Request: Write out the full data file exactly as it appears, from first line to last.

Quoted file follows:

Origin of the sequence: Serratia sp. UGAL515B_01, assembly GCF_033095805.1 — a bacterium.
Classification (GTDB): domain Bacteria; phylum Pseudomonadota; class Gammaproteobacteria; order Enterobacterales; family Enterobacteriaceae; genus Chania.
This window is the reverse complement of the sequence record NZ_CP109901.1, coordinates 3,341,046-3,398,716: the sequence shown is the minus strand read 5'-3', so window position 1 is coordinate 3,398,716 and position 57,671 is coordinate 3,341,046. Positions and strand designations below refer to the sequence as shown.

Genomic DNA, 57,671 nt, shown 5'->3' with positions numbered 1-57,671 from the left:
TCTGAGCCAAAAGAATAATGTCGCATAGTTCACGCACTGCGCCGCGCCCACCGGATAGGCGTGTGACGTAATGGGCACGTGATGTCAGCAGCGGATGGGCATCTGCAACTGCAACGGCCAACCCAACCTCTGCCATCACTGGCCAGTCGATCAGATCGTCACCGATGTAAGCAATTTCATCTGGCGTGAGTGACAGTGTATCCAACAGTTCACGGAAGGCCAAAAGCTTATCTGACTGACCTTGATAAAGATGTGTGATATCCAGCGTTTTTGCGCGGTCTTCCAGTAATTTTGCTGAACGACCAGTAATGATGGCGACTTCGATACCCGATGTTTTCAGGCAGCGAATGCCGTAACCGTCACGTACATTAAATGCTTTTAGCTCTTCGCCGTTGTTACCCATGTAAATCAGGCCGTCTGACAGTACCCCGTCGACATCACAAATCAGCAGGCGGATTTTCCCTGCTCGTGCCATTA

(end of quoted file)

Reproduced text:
Origin of the sequence: Serratia sp. UGAL515B_01, assembly GCF_033095805.1 — a bacterium.
Classification (GTDB): domain Bacteria; phylum Pseudomonadota; class Gammaproteobacteria; order Enterobacterales; family Enterobacteriaceae; genus Chania.
This window is the reverse complement of the sequence record NZ_CP109901.1, coordinates 3,341,046-3,398,716: the sequence shown is the minus strand read 5'-3', so window position 1 is coordinate 3,398,716 and position 57,671 is coordinate 3,341,046. Positions and strand designations below refer to the sequence as shown.

Genomic DNA, 57,671 nt, shown 5'->3' with positions numbered 1-57,671 from the left:
TCTGAGCCAAAAGAATAATGTCGCATAGTTCACGCACTGCGCCGCGCCCACCGGATAGGCGTGTGACGTAATGGGCACGTGATGTCAGCAGCGGATGGGCATCTGCAACTGCAACGGCCAACCCAACCTCTGCCATCACTGGCCAGTCGATCAGATCGTCACCGATGTAAGCAATTTCATCTGGCGTGAGTGACAGTGTATCCAACAGTTCACGGAAGGCCAAAAGCTTATCTGACTGACCTTGATAAAGATGTGTGATATCCAGCGTTTTTGCGCGGTCTTCCAGTAATTTTGCTGAACGACCAGTAATGATGGCGACTTCGATACCCGATGTTTTCAGGCAGCGAATGCCGTAACCGTCACGTACATTAAATGCTTTTAGCTCTTCGCCGTTGTTACCCATGTAAATCAGGCCGTCTGACAGTACCCCGTCGACATCACAAATCAGCAGGCGGATTTTCCCTGCTCGTGCCATTA